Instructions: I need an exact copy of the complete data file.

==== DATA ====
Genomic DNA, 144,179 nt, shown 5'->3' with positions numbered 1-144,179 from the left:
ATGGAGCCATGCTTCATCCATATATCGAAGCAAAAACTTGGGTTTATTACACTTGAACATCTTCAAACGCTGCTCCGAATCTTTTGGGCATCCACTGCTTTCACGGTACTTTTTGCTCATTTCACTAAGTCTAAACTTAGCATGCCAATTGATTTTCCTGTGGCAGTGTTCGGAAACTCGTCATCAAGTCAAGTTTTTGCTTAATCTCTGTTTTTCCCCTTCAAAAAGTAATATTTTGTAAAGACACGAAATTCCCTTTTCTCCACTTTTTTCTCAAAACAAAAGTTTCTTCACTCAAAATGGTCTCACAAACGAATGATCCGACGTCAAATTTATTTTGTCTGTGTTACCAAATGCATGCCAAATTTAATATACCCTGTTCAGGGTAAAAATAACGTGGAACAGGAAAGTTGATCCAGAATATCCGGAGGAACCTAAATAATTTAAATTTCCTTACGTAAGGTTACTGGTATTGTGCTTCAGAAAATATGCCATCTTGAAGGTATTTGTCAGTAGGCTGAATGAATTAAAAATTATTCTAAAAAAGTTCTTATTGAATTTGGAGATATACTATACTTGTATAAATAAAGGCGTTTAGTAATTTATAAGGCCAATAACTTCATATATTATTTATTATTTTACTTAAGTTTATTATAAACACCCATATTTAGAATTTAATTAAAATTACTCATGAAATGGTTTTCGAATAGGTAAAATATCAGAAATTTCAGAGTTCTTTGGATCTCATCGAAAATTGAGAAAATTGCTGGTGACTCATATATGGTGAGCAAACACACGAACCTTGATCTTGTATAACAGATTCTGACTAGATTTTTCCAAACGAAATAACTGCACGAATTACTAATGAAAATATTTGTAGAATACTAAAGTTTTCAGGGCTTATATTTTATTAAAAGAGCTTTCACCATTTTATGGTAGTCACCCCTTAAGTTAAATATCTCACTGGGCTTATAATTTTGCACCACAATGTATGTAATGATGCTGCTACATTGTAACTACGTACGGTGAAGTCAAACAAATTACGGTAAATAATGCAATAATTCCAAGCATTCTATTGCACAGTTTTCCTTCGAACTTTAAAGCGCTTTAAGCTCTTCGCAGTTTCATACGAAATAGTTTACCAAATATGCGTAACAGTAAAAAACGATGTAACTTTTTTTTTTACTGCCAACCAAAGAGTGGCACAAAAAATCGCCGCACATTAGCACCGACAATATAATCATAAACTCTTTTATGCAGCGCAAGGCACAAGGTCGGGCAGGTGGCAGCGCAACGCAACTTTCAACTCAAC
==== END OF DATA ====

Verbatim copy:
Genomic DNA, 144,179 nt, shown 5'->3' with positions numbered 1-144,179 from the left:
ATGGAGCCATGCTTCATCCATATATCGAAGCAAAAACTTGGGTTTATTACACTTGAACATCTTCAAACGCTGCTCCGAATCTTTTGGGCATCCACTGCTTTCACGGTACTTTTTGCTCATTTCACTAAGTCTAAACTTAGCATGCCAATTGATTTTCCTGTGGCAGTGTTCGGAAACTCGTCATCAAGTCAAGTTTTTGCTTAATCTCTGTTTTTCCCCTTCAAAAAGTAATATTTTGTAAAGACACGAAATTCCCTTTTCTCCACTTTTTTCTCAAAACAAAAGTTTCTTCACTCAAAATGGTCTCACAAACGAATGATCCGACGTCAAATTTATTTTGTCTGTGTTACCAAATGCATGCCAAATTTAATATACCCTGTTCAGGGTAAAAATAACGTGGAACAGGAAAGTTGATCCAGAATATCCGGAGGAACCTAAATAATTTAAATTTCCTTACGTAAGGTTACTGGTATTGTGCTTCAGAAAATATGCCATCTTGAAGGTATTTGTCAGTAGGCTGAATGAATTAAAAATTATTCTAAAAAAGTTCTTATTGAATTTGGAGATATACTATACTTGTATAAATAAAGGCGTTTAGTAATTTATAAGGCCAATAACTTCATATATTATTTATTATTTTACTTAAGTTTATTATAAACACCCATATTTAGAATTTAATTAAAATTACTCATGAAATGGTTTTCGAATAGGTAAAATATCAGAAATTTCAGAGTTCTTTGGATCTCATCGAAAATTGAGAAAATTGCTGGTGACTCATATATGGTGAGCAAACACACGAACCTTGATCTTGTATAACAGATTCTGACTAGATTTTTCCAAACGAAATAACTGCACGAATTACTAATGAAAATATTTGTAGAATACTAAAGTTTTCAGGGCTTATATTTTATTAAAAGAGCTTTCACCATTTTATGGTAGTCACCCCTTAAGTTAAATATCTCACTGGGCTTATAATTTTGCACCACAATGTATGTAATGATGCTGCTACATTGTAACTACGTACGGTGAAGTCAAACAAATTACGGTAAATAATGCAATAATTCCAAGCATTCTATTGCACAGTTTTCCTTCGAACTTTAAAGCGCTTTAAGCTCTTCGCAGTTTCATACGAAATAGTTTACCAAATATGCGTAACAGTAAAAAACGATGTAACTTTTTTTTTTACTGCCAACCAAAGAGTGGCACAAAAAATCGCCGCACATTAGCACCGACAATATAATCATAAACTCTTTTATGCAGCGCAAGGCACAAGGTCGGGCAGGTGGCAGCGCAACGCAACTTTCAACTCAAC